Thank you all for the responces, it helps me a lot.
 

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I currently own a Ruger Redhawk .44 mag, and have owned about three to four others (I just traded a Taurus Tracker .44 to a brother), so I've got plenty of ,44 mag experience.
I've also owned and shot a Lone Eagle in .308 many years ago, in the eighties. The recoil was abrupt, but controlable enough to hit the paper targets (I hadn't hunted with it before).
I do agree the larger cartridges may benifit from a muzzle brake, but I've no real intention yet to own such (I'm interested in the .375 JDJ though). I'm more interested in a cartridge that I could hunt caribou with. What comes after this in the future I'll wait til that day to determine. I'll only have enough money for one TC.
Thank you all for the responces, it helps me a lot.
I'm glad the responses are helping, but I feel obliged to mention that a 375JDJ, without a brake, is not something even the most experienced handgun hunters do for very long. Email JD from the SSK website and he'll reply with a good explanation for why almost every 375 they build has a brake. It's no wonder, when you consider that it shoots a bullet that is ~50% heavier than the 308, generating substantially greater recoil. I shoot the 6.5JDJ and it's sharp, but nothing I'd ever consider putting a brake on.
 

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Discussion Starter · #11 ·
Thanks for the info on the 375 JDJ. I'll be sure to seek more info about this one when I decide to add it to the collection.
For now i'm concentrating on a 30-30 or even a .308, or simular round suitable for caribou hunting in my area.
 

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Thanks for the info on the 375 JDJ. I'll be sure to seek more info about this one when I decide to add it to the collection.
For now i'm concentrating on a 30-30 or even a .308, or simular round suitable for caribou hunting in my area.
The 308 (has to be in an Encore...too hot for Contender) is a great choice for caribou with a handgun. If you want to be a little more interesting and venture into the world of proprietary or wildcat cartridges, consider the 309JDJ or 308 Bellm from the Contender. Both are 444 Marlin cases, necked down and they are plenty of gun for caribou, out to 250 yards, or so.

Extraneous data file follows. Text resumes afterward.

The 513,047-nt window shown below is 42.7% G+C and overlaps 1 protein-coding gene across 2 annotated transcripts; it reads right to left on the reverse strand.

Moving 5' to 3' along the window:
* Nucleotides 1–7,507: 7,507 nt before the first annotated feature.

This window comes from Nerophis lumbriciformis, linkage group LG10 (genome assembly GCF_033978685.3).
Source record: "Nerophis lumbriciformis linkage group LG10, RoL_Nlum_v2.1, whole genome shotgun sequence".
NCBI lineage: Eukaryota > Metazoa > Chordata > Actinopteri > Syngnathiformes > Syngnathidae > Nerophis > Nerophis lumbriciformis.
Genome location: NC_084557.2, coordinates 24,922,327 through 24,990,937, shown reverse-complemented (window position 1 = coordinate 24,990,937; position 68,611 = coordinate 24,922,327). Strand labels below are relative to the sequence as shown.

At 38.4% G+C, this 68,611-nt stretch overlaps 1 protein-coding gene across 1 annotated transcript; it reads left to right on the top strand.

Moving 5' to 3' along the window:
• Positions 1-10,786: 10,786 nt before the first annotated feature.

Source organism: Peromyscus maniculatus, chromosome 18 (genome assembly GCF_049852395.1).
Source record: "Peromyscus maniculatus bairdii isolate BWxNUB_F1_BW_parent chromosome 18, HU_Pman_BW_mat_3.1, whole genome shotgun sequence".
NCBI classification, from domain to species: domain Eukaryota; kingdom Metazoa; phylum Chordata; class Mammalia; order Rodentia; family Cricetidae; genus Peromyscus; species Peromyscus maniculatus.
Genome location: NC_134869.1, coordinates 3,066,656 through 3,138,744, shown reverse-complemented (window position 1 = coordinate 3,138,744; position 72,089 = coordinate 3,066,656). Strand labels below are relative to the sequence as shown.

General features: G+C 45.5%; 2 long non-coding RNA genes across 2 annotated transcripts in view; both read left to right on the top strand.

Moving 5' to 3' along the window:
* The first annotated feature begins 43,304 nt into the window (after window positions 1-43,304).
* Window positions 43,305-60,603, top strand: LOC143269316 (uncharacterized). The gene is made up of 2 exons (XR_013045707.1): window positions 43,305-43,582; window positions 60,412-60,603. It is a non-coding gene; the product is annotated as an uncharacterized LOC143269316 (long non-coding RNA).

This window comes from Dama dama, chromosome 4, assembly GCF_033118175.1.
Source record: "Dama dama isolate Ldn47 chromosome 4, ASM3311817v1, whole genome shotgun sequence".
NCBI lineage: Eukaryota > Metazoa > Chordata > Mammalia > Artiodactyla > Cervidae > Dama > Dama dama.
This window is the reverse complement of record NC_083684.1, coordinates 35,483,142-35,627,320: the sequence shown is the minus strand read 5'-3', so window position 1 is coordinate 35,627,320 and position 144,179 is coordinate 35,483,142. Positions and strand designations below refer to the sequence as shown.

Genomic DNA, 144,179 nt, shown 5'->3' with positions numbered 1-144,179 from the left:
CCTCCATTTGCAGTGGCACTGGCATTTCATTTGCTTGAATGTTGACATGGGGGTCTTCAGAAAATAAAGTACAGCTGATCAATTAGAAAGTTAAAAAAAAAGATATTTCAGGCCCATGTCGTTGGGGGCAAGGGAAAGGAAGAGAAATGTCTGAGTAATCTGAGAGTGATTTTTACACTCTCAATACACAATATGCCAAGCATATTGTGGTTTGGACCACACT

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Discussion Starter · #14 ·
I took another look at the TC website again. They have a 30-30 AI barrel for the Encore.
Does anyone have any experience with this cartridge? (I have two boxes of factory 3-30 ammo, so I can fire form the ammo, and I also have experience loading for the 338-06AI, so wildcats don't bother me). Thank you.
 

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I don't have a 30/30 AI for either T/C platform, but ironically, three of my T/C barrels are based on that case, one way or another. The 6.5JDJ is a 225 Winchester, necked up and AI'd, basically. The 225 is just a modified 30/30 case. The other two I have are the 30 Herrett and 7-30 Waters.

The 30/30 AI is a very good option for a single-shot pistol, as it is rimmed for easy extraction and the AI'd case reduces back thrust against the standing breech. However, it is not as powerful as the 30 caliber options mentioned earlier, making it more of a 200 yard gun, which is still a fair distance when shooting with a pistol. It is probably a better option in the G2 action than the Encore, since the latter is capable of withstanding much more powerful rounds. Of all the standard offerings for the Encore, the one I like most is the 7mm-08. It is a handful, but not so much that you'd be wanting a brake after 5 rounds, and the .284" bullets have the best BC going, in bullets of equal weight. I think it would do a great job on caribou out to 300 yards.

I feel like I'm monopolizing this thread, so I'll shut up now! :D
 

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Discussion Starter · #16 ·
broom-jm... please continue to share information, I'll take it from anyone willing to offer it.
In my area, this time of year, late Septemer-October is a fine time to look for caribou, and any of them are easily within 200 yards, most I've seen are less then this. We even came across a herd about twenty yards out, and had I had a proper hand gun I'd have taken one. Which leads to this thread.
Due to an arthritis condition I have too much differculty to shoot a rifle, so I'm looking to handguns now.
 

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Thank you for the info. May I assume the trigger system is the same on both? Could one be better then the other?
I plan on buying a 30-30 barrel first, and haven't decided on the next one, or two. I do agree the Encore may be a better choice due to it's assortment of barrels, so i am leaning towards this one.
The trigger systems are virtually the same. There is a spring on the G2 trigger that is a bit different but that is the only difference. Spring kits to adjust trigger pull are the same.
 

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You will definitely need a muzzle brake on the 375JDJ, I have owned mine for many years and it is a handful to shoot even with the muzzle break. It is my favorite hunting pistol, accurate and powerful enough for anything on the planet..